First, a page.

The long-running era of the Goodyear Blimp has finally ended: but it's good news for airship enthusiasts, not bad. Goodyear has decided to replace its famous fleet of inflatable blimps with more sophisticated semi-rigid "Neue Technologie" ships designed by the modern-day German successor to the original Zeppelin company.
Freeman Dyson: Shale gas is 'cheap and effective'
Renowned British-born boffin Freeman Dyson has given a cautious welcome to shale gas – the energy revolution that has caught energy experts, politicians and civil servants by surprise.
US spooks to build 60 megawatt data center
The Obama administration might have been wrestling mightily with a recalcitrant Republican Congress high on strong tea over the US government's fiscal 2012 budget, which had tens of billions of dollars in spending slashed, but the one thing that both Democrats and Republicans can agree on is that the National Security Agency needs a new data center weighing in at 60 megawatts.
Fierce tablet fight to be rough for Apple's rivals
Here's a notion: there will be so many tablet wannabes fighting for market share in the second half of the year that rather a lot of them will be left with unsold stock on their warehouse shelves.
uDraw goes HD with PS3 and Xbox 360
THQ's uDraw game tablet is to get a redesign for its Xbox 360 and PS3 release.
Sony calls in data Sherlocks to unpick megahack disaster
Sony has drafted in security experts to figure out who hacked into its systems - and how they did it - before stealing personal data on 100 million consumers of the company's services.
Virgin outsources techies, pulls plug on Trowbridge call centre
Virgin Media has announced a major overhaul of its IT operations on the same day it revealed plans to shutter a call centre in Trowbridge, Wiltshire, which has almost 500 staff members.
Intel debuts '3D transistors' with 22nm chip recipe
Intel has unveiled its 22nm manufacturing process.
Amazon and PSN outages won't halt cloud revolution
Open...and ShutFor all its promise, cloud computing has taken on a murky hue over the past few months. Most recently Amazon's EC2 and Sony's Playstation Network (PSN) were both brought down through human error and malevolence, respectively, leaving developers and consumers to wonder if cloud computing is all it's cracked up to be. Yet no matter how problematic cloud security and resilience may be, there's arguably no going back to the good old days.
Seagate to unveil 'perfect iPad companion'
Seagate says it's going to announce a "perfect companion" for iPads and other tablets later this month.
Sony implicates Anonymous in PlayStation Network hack
UpdatedForensics experts investigating the security breach on Sony's PlayStation Network found a file on one of the hacked systems that was titled “Anonymous” and contained the phrase “We are Legion,” the company's chairman told members of congress.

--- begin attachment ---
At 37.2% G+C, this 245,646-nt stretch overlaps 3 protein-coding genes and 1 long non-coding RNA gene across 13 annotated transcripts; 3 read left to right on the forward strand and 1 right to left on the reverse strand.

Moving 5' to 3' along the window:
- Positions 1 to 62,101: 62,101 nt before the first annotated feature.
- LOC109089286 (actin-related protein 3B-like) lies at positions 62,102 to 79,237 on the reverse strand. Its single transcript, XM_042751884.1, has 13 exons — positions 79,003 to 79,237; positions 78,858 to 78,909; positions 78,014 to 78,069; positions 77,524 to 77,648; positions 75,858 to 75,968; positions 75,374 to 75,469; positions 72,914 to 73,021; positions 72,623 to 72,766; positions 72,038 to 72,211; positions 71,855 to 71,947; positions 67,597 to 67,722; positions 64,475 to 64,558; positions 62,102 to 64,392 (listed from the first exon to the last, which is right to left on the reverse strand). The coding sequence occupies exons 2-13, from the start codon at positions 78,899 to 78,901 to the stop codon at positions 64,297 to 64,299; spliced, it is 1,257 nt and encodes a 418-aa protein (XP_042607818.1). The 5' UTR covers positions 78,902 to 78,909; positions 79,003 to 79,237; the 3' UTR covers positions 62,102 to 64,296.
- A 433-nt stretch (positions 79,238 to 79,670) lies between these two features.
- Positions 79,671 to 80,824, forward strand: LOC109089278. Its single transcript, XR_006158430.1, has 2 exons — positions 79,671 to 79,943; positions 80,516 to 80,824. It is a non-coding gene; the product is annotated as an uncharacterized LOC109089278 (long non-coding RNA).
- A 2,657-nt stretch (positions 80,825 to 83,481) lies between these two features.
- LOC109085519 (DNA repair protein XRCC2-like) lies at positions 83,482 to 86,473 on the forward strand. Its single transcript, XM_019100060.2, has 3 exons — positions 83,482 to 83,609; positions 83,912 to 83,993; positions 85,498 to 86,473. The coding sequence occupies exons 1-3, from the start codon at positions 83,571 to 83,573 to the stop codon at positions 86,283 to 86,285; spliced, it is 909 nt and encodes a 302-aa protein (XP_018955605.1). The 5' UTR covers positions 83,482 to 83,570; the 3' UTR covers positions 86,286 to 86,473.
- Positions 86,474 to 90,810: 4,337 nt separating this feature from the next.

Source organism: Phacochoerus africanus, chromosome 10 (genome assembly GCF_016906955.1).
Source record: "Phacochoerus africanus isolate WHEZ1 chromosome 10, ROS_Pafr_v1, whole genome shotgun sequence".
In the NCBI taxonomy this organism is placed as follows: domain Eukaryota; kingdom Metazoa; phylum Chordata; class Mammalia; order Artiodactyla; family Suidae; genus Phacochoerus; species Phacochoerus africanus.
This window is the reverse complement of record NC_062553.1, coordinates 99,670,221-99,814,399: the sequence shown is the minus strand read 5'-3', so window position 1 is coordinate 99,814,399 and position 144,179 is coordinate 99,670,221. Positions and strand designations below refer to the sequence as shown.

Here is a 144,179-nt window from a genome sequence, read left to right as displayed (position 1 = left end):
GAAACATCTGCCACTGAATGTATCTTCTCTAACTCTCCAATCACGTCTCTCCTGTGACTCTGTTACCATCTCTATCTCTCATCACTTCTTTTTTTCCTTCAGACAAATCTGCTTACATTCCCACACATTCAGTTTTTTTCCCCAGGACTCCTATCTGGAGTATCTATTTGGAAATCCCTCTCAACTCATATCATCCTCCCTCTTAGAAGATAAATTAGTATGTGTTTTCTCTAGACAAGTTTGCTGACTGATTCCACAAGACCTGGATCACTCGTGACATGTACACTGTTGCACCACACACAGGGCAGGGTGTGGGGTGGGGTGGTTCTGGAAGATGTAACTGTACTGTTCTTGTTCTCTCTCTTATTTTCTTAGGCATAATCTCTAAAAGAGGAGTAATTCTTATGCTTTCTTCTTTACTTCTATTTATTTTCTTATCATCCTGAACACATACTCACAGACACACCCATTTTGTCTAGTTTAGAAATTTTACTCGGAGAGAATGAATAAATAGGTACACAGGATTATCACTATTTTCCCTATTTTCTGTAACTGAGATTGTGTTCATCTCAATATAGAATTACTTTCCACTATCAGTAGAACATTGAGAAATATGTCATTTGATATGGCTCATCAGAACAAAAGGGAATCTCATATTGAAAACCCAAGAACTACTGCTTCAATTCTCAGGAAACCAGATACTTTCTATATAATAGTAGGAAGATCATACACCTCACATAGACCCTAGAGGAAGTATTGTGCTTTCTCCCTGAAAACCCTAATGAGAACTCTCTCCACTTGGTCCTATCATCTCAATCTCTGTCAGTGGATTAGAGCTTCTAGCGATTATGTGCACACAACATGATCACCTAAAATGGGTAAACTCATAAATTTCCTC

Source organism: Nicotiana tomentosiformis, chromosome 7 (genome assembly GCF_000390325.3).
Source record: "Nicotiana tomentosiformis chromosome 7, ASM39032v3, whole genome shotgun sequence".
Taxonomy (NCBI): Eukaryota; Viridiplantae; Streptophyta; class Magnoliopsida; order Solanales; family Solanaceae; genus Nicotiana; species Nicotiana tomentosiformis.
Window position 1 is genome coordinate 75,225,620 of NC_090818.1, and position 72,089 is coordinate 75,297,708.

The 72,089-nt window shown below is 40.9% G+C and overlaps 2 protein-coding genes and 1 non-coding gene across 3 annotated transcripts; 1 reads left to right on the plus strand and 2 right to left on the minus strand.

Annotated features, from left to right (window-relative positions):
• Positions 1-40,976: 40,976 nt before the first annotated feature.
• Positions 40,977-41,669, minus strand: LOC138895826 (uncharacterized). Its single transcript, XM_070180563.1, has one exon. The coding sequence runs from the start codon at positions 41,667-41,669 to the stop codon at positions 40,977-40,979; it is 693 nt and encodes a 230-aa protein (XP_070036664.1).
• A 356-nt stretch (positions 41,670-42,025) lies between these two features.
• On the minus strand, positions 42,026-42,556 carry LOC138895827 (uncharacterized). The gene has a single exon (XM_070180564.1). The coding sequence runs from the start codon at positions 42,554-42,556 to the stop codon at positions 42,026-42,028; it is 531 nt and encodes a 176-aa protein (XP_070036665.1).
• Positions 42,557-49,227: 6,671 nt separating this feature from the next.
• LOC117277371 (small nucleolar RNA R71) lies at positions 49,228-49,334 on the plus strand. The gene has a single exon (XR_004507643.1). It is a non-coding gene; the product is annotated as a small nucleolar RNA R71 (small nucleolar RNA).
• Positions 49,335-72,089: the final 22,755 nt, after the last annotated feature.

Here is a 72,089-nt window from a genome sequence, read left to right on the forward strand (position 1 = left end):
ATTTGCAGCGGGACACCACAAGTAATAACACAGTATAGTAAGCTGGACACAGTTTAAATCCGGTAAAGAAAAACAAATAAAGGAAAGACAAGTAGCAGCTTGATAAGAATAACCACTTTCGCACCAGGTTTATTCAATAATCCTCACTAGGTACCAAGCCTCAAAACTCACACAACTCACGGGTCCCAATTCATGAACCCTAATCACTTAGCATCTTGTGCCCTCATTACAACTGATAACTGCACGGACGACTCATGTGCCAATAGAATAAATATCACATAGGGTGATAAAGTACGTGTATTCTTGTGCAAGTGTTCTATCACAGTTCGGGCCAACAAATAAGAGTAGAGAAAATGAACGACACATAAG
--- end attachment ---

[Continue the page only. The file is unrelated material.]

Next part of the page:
Apple squashes location tracking 'bugs' with iOS update
Apple has released an iOS update that changes the way its mobile operating system treats the database cache at the heart of the recent kerfuffle over the Jobsian location services.
Red Hat answers Microsoft Azure with OpenShift dev cloud
Red Hat has launched a "platform-as-a-service" cloud called OpenShift, a service for building, hosting, and readily scaling applications. Think of it as a Microsoft Azure that isn't so Microsoftee.
End of the tether: Google plays nice with carriers
Applications that allowed users to tether Android devices to PCs – without buying a suitable plan from their carrier – have started disappearing from searches of the Android Marketplace.
Groupon starts buying Australian rivals
Group buying behemoth Groupon has added Melbourne based coupon site Crowdmass for an undisclosed sum.
EA buys Aussie game studio
Electronics Arts has swooped on Melbourne-based mobile gaming developer Firemint for a reported estimate of somewhere between US$20-40 million.
Oz boffins in quantum computing breakthrough
If you think testing a chip with a gazillion transistors is a challenge, try testing a handful of qubits in the quantum computing world. To confirm all the possible states of just eight qubits needs four billion or so measurements.
Voda stops worrying, learns to love the NBN
Vodafone Hutchison Australia (VHA), the entity created when the country’s two junior mobile telcos merged in 2009, has given a double endorsement to the government’s National Broadband Network (NBN) plans while delivering its annual results on Wednesday in Sydney.